Posted in Lessons Learned from Sickness, Sharing and Caring

“What Do You Want to Eat? I’ll Cook It for You”

Lessons Learned from My Sickness Part 16: “What Do You Want to Eat? I’ll Cook It for You”

healing of Ronny Luces
I am glad that this generous practice of food serving is being revived in the life of people in the church.

One good memory I have of childhood in my coastal neighborhood is the picture of people gladly exchanging plates of food.

A neighbor knocking on your door and offering you his freshly cooked ‘ginat-an nga dagmay‘ (taro in coconut milk) was a daily occurrence.

To show him your gratitude, you also put ‘apan-apan‘ (water spinach) in his plate with 3 pieces of ‘bukayo‘ (coconut candy) for his children.

Alas, this healthy exchange of goodwill and foodstuff gradually faded, which the younger generation no longer witnessed.

I am glad that this generous practice of food serving is being revived in the life of people in the church.

During potluck dinners, fellowship gatherings, thanksgiving services, family celebrations, people bringing foodstuff to be shared and enjoyed is a sight to behold.

I believe that this practice is not only a cultural expression to proclaim to all and sundry our Bayanihan identity, but it is to me a manifestation of the nature of our Christian faith and spiritual identity.

In the scriptures, Christ always shared food with the people. He even commanded his disciples who were facing 5000 people, “You give them something to eat” (Luke 9:13).

My long hospital confinement was not all filled with difficult or heavy experiences like pain, boredom, anxiety, stress, but also memorable experiences of joy, sharing and fellowship.

These joyful experiences were usually ushered in by phone calls I frequently receive, “Pastor, what do you want to eat? I’ll cook it for you”.

Posted on FB: 9 March 2015 – 12:44 PM

Jaro Evangelical Church

About the Author

Rev. Ronny Luces is the Minister for Administration and Community Service of Jaro Evangelical Church (JEC), Iloilo City, Philipines. He and wife, Martha have been with JEC’s ministry since 1994.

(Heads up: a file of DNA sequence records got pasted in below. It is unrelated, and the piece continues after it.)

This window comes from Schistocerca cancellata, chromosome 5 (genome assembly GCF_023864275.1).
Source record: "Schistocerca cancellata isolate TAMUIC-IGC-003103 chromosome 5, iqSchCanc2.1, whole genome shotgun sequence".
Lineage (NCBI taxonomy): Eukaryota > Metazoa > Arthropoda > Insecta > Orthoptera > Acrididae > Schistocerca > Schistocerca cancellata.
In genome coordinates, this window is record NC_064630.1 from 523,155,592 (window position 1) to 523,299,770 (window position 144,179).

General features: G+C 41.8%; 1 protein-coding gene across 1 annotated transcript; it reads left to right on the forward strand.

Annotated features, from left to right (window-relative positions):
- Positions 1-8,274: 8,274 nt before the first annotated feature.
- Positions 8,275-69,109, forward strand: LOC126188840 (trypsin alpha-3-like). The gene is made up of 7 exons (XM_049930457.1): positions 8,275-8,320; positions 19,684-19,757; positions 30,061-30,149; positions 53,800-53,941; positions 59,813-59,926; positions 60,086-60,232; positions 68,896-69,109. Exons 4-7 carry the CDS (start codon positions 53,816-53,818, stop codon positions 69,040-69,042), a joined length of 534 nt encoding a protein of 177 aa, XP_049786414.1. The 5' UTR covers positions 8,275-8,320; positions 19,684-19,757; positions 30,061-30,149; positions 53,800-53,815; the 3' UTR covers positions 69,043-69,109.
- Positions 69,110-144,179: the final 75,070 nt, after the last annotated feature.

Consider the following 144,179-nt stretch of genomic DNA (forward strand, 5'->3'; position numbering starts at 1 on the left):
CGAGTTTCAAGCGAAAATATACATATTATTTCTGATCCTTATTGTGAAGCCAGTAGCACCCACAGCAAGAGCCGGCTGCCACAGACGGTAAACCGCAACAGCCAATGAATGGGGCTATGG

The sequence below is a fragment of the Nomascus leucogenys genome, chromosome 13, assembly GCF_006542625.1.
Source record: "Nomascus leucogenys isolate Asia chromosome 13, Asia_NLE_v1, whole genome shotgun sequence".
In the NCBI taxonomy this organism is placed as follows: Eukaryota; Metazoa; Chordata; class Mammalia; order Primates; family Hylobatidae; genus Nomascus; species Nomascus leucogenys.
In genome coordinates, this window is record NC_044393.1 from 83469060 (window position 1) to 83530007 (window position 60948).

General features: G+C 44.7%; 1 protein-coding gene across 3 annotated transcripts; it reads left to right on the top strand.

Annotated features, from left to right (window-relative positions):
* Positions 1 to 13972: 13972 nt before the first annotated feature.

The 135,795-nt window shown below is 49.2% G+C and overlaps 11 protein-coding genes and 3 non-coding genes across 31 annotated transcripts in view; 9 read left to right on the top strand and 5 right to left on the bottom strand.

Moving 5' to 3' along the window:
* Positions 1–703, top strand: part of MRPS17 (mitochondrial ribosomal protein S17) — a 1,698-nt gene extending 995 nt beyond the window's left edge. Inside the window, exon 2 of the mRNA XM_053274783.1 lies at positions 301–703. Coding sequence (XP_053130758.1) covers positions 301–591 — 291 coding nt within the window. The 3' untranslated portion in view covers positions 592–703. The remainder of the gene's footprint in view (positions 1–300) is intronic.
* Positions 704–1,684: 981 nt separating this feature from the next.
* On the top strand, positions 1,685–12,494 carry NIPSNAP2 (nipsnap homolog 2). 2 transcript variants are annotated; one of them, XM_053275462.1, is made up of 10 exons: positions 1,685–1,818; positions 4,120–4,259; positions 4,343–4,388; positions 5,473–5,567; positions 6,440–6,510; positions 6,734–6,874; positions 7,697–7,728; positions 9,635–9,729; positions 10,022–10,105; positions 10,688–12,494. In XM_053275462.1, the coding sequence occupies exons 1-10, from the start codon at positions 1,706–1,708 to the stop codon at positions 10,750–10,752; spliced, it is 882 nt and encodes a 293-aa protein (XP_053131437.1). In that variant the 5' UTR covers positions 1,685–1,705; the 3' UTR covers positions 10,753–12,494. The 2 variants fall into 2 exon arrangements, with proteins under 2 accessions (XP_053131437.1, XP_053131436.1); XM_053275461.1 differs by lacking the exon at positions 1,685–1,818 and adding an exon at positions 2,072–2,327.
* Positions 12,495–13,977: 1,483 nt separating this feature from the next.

Pastor Ronny graduated from Central Philippine University College of Theology in 1985 and was pastor of several Baptist churches.

In January 2015, after tests and two long hospital confinements, Pastor Ronny got the word he has lung cancer. He is undergoing chemotherapy.

Praying for healing and going through all the medical processes, Pastor Ronny writes his reflections “Lessons Learned from My Sickness”.

May Pastor Ronny’s series of reflections and meditations strengthen your hope and faith as you go through your own life’s battles. Please pray for Pastor Ronny’s healing.

PHOTO CREDIT: Dennis Miyashiro via Flickr Creative Commons License. The photo has been cropped and re-sized to fit website requirement.

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Posted in Living in New Zealand Now, Living in Timaru, Love, Mission

How I Wish Everyone Would Just “Love Your Neighbours as Yourself”

Let each of us please his neighbor for his good, to build him up. Romans 15:2
For the whole law is fulfilled in one word: “You shall love your neighbor as yourself.” Galatians 5:14

Seeing a video on Facebook about how thieves (called ‘sliders’) operate in the US sparked my wishful thinking.

Indeed, when we love our neighbour as we love ourselves, there’s always peace and order in the community.

Committing to this law is much much cheaper than building a fence or installing a state-of-the-art security surveillance system.

Real estate developers in the Philippines try to recreate a neighbourhood and make “peace and order”, “security” and “safety” as their primary selling point. Some would even attach the term “exclusive community”.

A friend in Auckland forgot to close a rear window remained untouched.
A friend in Auckland forgot to close a rear window but his car remained untouched through the night.

We thank the Lord for making it possible for us to live in a community where neighbourhood values are very strong.

A schoolmate who lived in downtown Auckland, parking on the street for the night forgot to close his car window. He was so happy nothing was lost nor his car was ever touched.

Well, we could say he was just lucky.

How about these.

We were living in Forrest Hill, Auckland and we were about to sleep at past 10:00 PM when someone knocked on our door.

It was our Korean neighbour. She apoligised for disturbing us. Then she told us that we left our car door open.

Yes it was wide open because our 7-year-old forgot to close it after getting off the car and we’re just parking on the street.

Living in Timaru now, one of our Kiwi friends noticed how I would unlock and lock the door when he comes to visit.

I told him that it’s been a habit in the Philippines to always keep the door locked even if we’re in the house.

There was a time we get off my car as I parked on the side street. Then I locked the doors. He said out loud, “Oh Jonan, you don’t trust your neighbours?”

I blushed a bit and laughed telling him, “It’s just a hard habit to break, mate.”

Well, these are just bits and pieces of why New Zealand is the safest country in the world.

I do believe when people bind the law “Love your neighbour as yourself” in their hearts there would be much peace and order in the community.

In Timaru, the Presbyterian Home Support provides food delivery and home cleaning for the elderly.
In Timaru, the Presbyterian Home Support provides food delivery and home cleaning for the elderly.